Published: Oct. 21, 2019

student smiling at camera at a career fair

Did you know?

Many companies travel to CU Boulder and reserve space on campus to conduct interviews with interested and qualified student candidates. This process is all managed through Handshake, CU’s online platform for students to find internships and jobs. After students apply through Handshake, employers review resumes and inform students whether they’ve been selected to interview. Learn more about Handshake.

By the time your student gets to an interview, the employer has already decided that they meet the minimum qualifications for the position. This is your student’s chance to share their experiences, personality and potential. Whether your student is interviewing for an internship or job opportunity, the best way to build confidence for an interview is to be prepared. Here are some ways to help your student get ready for an interview.

Prepare answers to common interview questions

While it’s impossible to know what questions will be asked, your student can prepare responses to commonly asked interview questions ahead of time. Encourage them to write out their responses with key points they want to communicate. This practice can help your student think of examples that highlight their talent.

Practice with your student

After your student has prepared some responses, offer to practice with them. Practicing can help reduce stress and boost your student’s confidence during the actual interview. It can be helpful for students to prepare with someone they know and trust, and receive feedback in a positive manner.

As you practice, suggest that your student find ways to incorporate stories into their responses. For example, your student might say they are very organized in a practice answer. Instead, they could talk about a specific situation where they helped their student group organize an event and share what the outcome was. 

Help your student think of past situations and accomplishments to use for different interview questions. Encourage them to try forming their responses with the STAR method:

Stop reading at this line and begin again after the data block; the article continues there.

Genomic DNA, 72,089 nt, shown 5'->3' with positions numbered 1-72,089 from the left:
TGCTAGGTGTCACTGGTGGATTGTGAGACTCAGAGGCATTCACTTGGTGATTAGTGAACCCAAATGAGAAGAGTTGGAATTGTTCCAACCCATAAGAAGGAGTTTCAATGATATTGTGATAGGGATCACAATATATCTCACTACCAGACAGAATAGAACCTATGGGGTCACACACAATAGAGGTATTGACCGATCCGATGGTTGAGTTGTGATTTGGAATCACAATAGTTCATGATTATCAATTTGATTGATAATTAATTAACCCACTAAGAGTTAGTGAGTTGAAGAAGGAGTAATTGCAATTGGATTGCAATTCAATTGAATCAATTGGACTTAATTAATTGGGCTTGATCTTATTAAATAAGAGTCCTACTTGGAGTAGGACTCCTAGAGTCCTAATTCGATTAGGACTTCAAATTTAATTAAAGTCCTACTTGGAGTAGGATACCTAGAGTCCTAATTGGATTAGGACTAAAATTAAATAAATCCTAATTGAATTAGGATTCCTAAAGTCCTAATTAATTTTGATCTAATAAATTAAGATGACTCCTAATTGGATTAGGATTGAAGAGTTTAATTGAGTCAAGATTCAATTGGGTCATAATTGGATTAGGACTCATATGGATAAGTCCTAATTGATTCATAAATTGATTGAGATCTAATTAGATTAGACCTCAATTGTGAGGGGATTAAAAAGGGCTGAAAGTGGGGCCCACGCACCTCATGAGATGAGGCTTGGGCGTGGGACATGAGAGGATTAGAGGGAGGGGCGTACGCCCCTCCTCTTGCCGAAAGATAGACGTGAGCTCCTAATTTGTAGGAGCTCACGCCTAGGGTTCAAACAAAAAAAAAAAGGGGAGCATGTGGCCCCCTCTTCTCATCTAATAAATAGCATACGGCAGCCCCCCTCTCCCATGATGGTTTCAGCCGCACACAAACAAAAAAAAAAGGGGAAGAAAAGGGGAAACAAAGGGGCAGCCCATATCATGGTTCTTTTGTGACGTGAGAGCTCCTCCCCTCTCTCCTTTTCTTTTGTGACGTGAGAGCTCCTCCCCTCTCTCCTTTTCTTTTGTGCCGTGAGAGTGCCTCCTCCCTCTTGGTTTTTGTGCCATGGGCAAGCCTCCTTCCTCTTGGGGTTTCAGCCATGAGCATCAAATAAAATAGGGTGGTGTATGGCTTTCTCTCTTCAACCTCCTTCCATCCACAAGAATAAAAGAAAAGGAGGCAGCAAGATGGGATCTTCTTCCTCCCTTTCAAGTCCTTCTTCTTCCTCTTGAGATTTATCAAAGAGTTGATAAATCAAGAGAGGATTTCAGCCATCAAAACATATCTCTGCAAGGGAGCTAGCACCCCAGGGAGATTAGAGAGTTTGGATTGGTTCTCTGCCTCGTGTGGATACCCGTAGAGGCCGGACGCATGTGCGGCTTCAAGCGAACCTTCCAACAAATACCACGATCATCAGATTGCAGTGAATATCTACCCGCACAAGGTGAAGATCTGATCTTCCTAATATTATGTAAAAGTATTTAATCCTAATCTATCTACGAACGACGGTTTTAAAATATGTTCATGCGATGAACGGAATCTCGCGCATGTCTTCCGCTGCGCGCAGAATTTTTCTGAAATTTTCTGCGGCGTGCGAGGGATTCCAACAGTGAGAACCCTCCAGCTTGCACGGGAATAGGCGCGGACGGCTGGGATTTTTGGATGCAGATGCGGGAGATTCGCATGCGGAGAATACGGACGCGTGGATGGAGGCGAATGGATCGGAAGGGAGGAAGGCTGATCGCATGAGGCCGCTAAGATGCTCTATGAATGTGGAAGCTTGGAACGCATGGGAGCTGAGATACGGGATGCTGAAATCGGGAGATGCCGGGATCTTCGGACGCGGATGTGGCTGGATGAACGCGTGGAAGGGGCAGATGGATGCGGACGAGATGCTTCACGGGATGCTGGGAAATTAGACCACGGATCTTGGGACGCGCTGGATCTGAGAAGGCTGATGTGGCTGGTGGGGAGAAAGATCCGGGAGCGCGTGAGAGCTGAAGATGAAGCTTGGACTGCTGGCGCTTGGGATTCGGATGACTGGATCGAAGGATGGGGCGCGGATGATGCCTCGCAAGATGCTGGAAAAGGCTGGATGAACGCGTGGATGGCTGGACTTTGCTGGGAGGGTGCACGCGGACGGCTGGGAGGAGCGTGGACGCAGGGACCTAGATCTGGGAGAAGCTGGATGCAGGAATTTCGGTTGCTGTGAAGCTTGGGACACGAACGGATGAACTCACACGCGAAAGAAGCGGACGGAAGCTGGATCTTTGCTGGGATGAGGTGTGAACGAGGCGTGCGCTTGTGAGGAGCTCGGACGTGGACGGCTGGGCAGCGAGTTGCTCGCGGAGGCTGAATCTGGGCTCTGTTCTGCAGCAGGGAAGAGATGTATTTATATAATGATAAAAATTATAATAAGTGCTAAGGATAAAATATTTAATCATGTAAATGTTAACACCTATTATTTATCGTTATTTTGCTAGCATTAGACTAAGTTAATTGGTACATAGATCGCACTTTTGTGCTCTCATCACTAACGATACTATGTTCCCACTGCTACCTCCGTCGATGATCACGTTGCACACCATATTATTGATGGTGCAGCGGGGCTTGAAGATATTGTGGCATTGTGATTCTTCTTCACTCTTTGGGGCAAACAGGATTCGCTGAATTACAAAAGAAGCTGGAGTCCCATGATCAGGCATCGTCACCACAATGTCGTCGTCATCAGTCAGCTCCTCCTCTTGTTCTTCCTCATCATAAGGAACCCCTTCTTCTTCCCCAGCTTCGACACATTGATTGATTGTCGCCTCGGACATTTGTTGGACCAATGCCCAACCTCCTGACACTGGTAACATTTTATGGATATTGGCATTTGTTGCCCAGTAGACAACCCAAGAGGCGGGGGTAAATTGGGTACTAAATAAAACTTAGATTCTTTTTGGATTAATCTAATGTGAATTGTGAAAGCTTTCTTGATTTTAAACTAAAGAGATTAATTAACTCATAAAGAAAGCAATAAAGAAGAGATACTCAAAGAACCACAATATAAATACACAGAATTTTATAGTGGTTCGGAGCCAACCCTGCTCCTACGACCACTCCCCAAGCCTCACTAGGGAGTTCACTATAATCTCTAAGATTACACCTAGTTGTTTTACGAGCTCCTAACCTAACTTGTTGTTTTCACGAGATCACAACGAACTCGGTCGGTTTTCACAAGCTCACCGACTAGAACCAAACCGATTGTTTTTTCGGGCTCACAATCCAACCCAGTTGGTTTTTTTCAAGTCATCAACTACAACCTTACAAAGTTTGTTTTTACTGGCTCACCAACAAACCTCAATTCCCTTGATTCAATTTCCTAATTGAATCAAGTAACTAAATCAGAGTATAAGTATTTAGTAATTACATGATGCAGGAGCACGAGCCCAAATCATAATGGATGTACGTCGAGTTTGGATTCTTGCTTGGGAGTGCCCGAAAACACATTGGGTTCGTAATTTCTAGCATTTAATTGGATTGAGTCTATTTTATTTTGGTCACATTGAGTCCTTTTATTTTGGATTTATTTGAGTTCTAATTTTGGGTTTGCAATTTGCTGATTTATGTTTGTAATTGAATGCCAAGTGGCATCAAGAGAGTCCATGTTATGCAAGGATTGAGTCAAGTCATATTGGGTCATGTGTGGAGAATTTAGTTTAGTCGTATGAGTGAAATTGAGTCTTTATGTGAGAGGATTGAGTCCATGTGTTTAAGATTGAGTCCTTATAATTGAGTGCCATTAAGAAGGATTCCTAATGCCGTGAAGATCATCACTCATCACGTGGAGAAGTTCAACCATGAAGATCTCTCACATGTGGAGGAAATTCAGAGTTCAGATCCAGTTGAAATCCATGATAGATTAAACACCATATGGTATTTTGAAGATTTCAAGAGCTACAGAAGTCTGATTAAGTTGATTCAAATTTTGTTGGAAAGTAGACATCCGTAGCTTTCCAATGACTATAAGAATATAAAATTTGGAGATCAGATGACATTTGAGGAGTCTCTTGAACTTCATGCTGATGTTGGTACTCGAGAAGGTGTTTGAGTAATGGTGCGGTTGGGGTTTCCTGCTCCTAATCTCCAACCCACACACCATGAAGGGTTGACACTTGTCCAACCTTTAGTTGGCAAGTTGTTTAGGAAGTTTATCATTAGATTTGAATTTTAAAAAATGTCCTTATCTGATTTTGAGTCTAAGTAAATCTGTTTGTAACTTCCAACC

• Situation: Sets the Stage. Provide an overview, being specific and concise.
  • Task: Describe the goal they were working to achieve.
  • Action: Describe their actions and the steps they took.
  • Result: Describe the outcome, if possible. This is their time to take credit for their work or show what they learned.

Develop responses about weaknesses

No one is perfect, and your student doesn’t have to pretend to be in front of their potential new boss. Anything negative can be spun to show that it was a point of learning. Help your student prepare responses with examples and specific ways they are working around potential weaknesses.

Prepare questions

An interview is not just a time for an employer to learn about your student and their skills. This is also the time for your student to ask questions and be sure this is the right job for them. Encourage your student to prepare a few questions for their interviewer ahead of time. They could ask more about the day-to-day responsibilities of the job, the company culture or the qualities needed to excel in the position. They could also ask about the next steps in the interview process.

As your student prepares for an interview, Career Services is here to help. For more practice, they can schedule a mock interview appointment with a career development advisor. They will get feedback on their responses and tips for highlighting their skills in the best way possible.